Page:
I agree that there are areas to which Congress can restrict or ban travel. Pestilences may rage in a region making it necessary to protect not only the traveler but those he might infect on his return. A theatre of war may be too dangerous for travel. Other like situations can be put. But the only so-called danger present here is the Communist regime in Cuba. The world, however, is filled with Communist thought; and Communist regimes are on more than one continent. They are part of the world spectrum; and if we are to know them and understand them, we must mingle with them, as Pope John said. Keeping alive intellectual intercourse between opposing groups has always been important and perhaps was never more important than now.
As I have said, the right to travel is at the periphery of the First Amendment, rather than at its core, largely because travel is, of course, more than speech: it is speech brigaded with conduct. "Conduct remains subject to regulation for the protection of society. . . . [But i]n every case the power to regulate must be so exercised as not, in attaining a permissible end, unduly to infringe the protected freedom." Cantwell v. Connecticut, supra, at 304. Restrictions on the right to travel in times of peace should be so particularized that a First Amendment right is not precluded unless some clear countervailing national interest stands in the way of its assertion.
Last year approximately 2,750,000 Americans traveled abroad. More than 1,100,000 passports were issued or renewed, nearly 4,000 of which were obtained by journalists.
Appellant attacks the limitation imposed upon the validity of his passport as beyond the inherent power of the Executive, unauthorized by Congress, and beyond the constitutional authority of either the Executive or Congress. I agree with the Court that Congress has the constitutional power to impose area restrictions on travel. consistent with constitutional guarantees, and I reject appellant's arguments to the contrary. With all deference, however, I do not agree with the Court's holding that Congress has exercised this power. Moreover, I do not believe that the Executive has inherent authority to impose area restrictions in time of peace. I would hold, under the principles established by prior decisions of this Court that inasmuch as Congress has not authorized the Secretary to impose area restrictions, appellant was entitled to a passport valid for travel to Cuba.
I. INHERENT AUTHORITY OF THE EXECUTIVE.
This Court has recognized that the right to travel abroad is "an important aspect of the citizen's `liberty' " guaranteed by the Due Process Clause of the Fifth Amendment. Kent v. Dulles, 357 U.S. 116, 127. In Aptheker v. Secretary of State, 378 U.S. 500, 517, we reaffirmed that "freedom of travel is a constitutional liberty closely related to rights of free speech and association." As nations have become politically and commercially more dependent upon one another and foreign policy decisions have come to have greater impact upon the lives of our citizens, the right to travel has become correspondingly more important. Through travel, by private citizens as well as by journalists and governmental officials, information necessary to the making of informed decisions can be obtained. And, under our constitutional system,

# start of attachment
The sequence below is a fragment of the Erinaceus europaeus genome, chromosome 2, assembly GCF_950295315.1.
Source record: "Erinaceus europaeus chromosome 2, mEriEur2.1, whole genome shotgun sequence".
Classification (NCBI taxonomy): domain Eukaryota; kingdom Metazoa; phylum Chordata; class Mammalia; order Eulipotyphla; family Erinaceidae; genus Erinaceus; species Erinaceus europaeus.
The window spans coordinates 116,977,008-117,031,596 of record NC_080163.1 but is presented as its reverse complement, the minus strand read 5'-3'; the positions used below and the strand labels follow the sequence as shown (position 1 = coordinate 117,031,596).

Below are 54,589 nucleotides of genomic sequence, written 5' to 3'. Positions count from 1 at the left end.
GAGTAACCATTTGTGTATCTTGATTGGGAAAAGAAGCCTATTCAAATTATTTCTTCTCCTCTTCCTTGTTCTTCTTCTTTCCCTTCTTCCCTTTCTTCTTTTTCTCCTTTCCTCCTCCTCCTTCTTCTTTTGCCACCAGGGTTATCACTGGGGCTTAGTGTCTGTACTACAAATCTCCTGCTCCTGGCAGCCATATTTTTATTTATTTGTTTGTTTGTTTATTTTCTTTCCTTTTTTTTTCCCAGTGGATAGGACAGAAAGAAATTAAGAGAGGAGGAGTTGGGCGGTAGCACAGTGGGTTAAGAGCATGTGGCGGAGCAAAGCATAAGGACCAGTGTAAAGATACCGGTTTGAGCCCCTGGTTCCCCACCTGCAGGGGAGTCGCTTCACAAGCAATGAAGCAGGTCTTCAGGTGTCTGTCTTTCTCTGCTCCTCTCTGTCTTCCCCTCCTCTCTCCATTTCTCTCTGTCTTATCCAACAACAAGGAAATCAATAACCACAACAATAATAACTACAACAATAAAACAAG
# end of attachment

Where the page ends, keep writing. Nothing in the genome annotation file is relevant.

The constitutional basis of the right to travel and its importance to decision-making in our democratic society led this Court in Kent v. Dulles, supra, to conclude that "[i]f that `liberty' is to be regulated, it must be pursuant to the law-making functions of the Congress." 357 U. S., at 129. Implicit in this statement, and at the very core of the holding in Kent v. Dulles, is a rejection of the argument there advanced and also made here by the Government that the Executive possesses an inherent power to prohibit or impede travel by restricting the issuance of passports. The Court in Kent expressly recognized that a passport is not only of great value, but also is necessary
II. STATUTORY AUTHORITY
I cannot accept the Court's view that authority to impose area restrictions was granted to the Executive by Congress in the Passport Act of 1926, 44 Stat. 887, 22 U. S. C. § 211a (1958 ed.), which provides, "The Secretary of State may grant and issue passports . . . under such rules as the President shall designate and prescribe for and on behalf of the United States, and no other person shall grant, issue, or verify such passports." I do not believe that the legislative history of this provision, or administrative practice prior to its most recent re-enactment in 1926 will support the Court's interpretation of the statute. Moreover, the nature of the problem presented by area restrictions makes it unlikely that authority to impose such restrictions was granted by Congress in the course of enacting such a broad general statute. In my view, as the history I shall relate establishes, this statute was designed solely to centralize authority to issue passports in the hands of the Secretary of State in order to overcome the abuses and chaos caused by the fact that prior to the passage of the statute numerous unauthorized persons issued passports and travel documents.